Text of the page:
We also submitted compounds 11, R8, and F45 to competition-type assays in the S. Typhimurium SdiA reporter to further characterize their activity profiles. (Because thiolactone 16 displayed multimodal, or non-monotonic [59] activity in the S. Typhimurium SdiA reporter (agonism at low concentrations and antagonism at high concentrations; see Supporting Information File 2) and did not display any activity in the E. coli reporter, we chose not to include it in this initial competition analysis.) In the competition assay, varied concentrations of the antagonist were competed against OOHL (2) in a dose–response-type analysis. If the EC50 of OOHL increased with increasing concentration of antagonist, yet its maximal activity was maintained, these results would be supportive of the compound acting as a competitive antagonist of SdiA in the reporter assay. However, if the maximal activity of OOHL decreased with the concentration of added antagonist, these results would be supportive of the compound acting as a non-competitive antagonist of SdiA. The results are shown in Figure 5 (EC50 and maximal activity values listed in Supporting Information File 3). The glycine ethyl ester F45 showed a non-competitive inhibition profile in these competition assays (decreasing the maximal activity to 20% in the presence of 100 μM F45, Figure 5A), and as highlighted above, failed to inhibit SdiA in the E. coli reporter. These results support a reporter dependent, rather than SdiA dependent, inhibitory activity for F45. BHL R8, which was an SdiA antagonist in both reporter systems, yielded dose–response curves against OOHL (2) largely supportive of competitive SdiA inhibition in the S. Typhimurium reporter, increasing the EC50 of OOHL from 1.03 nM to 10.6 nM with only a small decrease in maximal activity to 80% (Figure 5B). These results support the conclusion that R8 inhibits SdiA activity by targeting SdiA directly.

Itc-derivative 11 showed both competitive and non-competitive inhibition of OOHL (2) in the competition assay (Figure 5C): the EC50 increased from 1.03 nM to 4.67 μM while the maximal activity decreased to 20%. This activity trend is consistent with 11 interacting with SdiA both reversibly (by presumably outcompeting OOHL in the ligand binding site) and irreversibly (by covalently modifying SdiA). Such a dual-activity mechanism was previously reported by the Meijler lab for 11 in LasR [44]. Because AHL-dependent and AHL-independent inhibition was observed in both reporter systems, it is likely that 11 targets SdiA for covalent modification rather than some other target that affects the reporter system. To further probe the hypothesis that 11 binds competitively to the SdiA ligand-binding site, we examined the structurally homologous, yet unreactive azide analog of 11, Az-11 (structure shown in Figure 3), in the S. Typhimurium SdiA reporter. Az-11 was found to fully agonize SdiA with an EC50 of 125 nM (Table 1), in contrast to the full antagonism and 318 nM IC50 of 11 in SdiA, providing indirect support that 11 could bind in the AHL-binding site. Further experiments are needed to characterize the mechanism of SdiA inhibition by 11, and are on-going.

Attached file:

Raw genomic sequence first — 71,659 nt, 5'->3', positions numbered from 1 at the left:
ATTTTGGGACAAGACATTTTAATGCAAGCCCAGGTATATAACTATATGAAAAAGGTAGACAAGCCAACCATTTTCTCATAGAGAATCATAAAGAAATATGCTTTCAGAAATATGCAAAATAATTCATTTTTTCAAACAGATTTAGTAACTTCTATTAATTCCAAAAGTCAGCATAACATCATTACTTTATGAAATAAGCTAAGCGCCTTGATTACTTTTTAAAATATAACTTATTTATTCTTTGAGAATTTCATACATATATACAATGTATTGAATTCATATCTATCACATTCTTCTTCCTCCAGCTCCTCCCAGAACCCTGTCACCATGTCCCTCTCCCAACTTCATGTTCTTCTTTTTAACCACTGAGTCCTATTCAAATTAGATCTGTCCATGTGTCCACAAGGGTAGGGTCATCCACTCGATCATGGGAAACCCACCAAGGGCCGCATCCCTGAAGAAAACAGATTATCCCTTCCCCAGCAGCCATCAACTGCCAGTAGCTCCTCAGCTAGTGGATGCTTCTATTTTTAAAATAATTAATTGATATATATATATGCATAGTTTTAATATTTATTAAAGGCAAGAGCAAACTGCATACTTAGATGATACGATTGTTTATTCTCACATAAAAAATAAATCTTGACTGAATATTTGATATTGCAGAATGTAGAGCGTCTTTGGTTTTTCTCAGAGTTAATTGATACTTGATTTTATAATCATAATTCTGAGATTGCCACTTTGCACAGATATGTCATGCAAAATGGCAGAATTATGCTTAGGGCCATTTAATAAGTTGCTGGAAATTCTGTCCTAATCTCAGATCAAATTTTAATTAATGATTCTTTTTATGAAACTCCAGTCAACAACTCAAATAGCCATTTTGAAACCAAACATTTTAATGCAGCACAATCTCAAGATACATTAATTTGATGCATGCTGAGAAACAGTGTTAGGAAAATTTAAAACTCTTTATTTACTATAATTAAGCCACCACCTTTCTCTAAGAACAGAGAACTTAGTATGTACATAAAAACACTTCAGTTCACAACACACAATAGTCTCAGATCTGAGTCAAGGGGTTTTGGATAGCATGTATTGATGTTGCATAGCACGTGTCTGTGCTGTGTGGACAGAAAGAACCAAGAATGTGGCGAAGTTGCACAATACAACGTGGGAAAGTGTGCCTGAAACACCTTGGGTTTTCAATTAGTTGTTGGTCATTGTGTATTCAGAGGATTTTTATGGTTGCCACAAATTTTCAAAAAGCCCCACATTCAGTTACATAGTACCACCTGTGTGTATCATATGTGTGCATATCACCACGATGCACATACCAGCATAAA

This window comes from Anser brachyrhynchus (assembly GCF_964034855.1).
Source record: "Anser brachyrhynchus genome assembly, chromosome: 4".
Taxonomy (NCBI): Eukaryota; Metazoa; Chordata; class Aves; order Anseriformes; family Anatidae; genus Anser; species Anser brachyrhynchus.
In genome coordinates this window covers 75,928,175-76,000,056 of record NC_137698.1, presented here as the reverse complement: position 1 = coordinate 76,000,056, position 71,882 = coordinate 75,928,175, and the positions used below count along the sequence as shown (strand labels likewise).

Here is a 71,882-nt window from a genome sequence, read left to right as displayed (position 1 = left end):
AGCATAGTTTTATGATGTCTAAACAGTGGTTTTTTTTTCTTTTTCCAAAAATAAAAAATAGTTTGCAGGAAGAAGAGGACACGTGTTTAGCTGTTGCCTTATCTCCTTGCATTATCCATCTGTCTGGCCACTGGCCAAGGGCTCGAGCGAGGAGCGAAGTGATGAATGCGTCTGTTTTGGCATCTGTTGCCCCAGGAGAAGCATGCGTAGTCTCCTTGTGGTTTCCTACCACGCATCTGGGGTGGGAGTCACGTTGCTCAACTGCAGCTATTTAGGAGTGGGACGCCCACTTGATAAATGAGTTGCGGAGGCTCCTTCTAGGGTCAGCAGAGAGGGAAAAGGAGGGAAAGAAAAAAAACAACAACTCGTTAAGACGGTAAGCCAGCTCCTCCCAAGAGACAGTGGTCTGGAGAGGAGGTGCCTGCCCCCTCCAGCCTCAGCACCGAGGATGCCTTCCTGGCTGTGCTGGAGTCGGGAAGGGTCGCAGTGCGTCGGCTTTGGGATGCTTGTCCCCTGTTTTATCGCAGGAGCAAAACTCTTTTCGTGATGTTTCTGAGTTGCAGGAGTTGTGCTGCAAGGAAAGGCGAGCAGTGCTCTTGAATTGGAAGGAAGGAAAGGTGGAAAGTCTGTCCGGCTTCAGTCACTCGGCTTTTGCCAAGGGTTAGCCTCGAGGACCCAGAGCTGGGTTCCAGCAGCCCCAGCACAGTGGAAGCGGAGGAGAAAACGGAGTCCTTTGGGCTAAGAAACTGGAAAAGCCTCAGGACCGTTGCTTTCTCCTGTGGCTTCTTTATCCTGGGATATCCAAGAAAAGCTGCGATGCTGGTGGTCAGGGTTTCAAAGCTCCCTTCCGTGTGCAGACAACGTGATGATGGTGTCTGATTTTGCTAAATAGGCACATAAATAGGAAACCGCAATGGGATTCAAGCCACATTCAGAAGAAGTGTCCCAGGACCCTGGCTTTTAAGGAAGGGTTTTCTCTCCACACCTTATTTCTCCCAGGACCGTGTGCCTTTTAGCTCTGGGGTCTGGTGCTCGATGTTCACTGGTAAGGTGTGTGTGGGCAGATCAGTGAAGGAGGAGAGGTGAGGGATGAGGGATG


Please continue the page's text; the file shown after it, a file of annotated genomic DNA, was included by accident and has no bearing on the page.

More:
[1860-5397-14-243-5]

Figure 5: Dose–response activity curves for OOHL (2) in competition against various concentrations of synthetic compounds in the S. Typhimurium SdiA reporter. (A) Data for compound F45, (B), R8, and (C) 11. Figure legend in panel A applies to panels B and C. All assays are biological triplicates of technical triplicates. See Experimental section for full assay details.

Conclusion

In summary, a focused library of non-native AHL analogs was screened in a cell-based reporter strain for agonism and antagonism of the LuxR homolog, SdiA, from S. Typhimurium. This AHL library contained many scaffolds with demonstrated agonism and antagonism activity in other LuxR-type receptors. Despite the relative structural diversity of the library, nearly 80% of the compounds were able to activate SdiA by more than 50% at 100 μM. This level of promiscuity in terms of agonist ligand is extreme in comparison to other well-studied receptors, such as LasR. The most potent agonists of SdiA were found to be AHLs with medium length acyl tails (7–8 carbons), PHLs with meta substituents, and almost all of the POHLs tested. This study further underscores the “privileged” nature of the PHL structural class as potent ligands for LuxR-type receptors, and provides strong support for further analysis of the POHL class. In almost every case, the substitution of a thiolactone for the lactone head group increased the potency of the compound either as an agonist or as an antagonist of SdiA.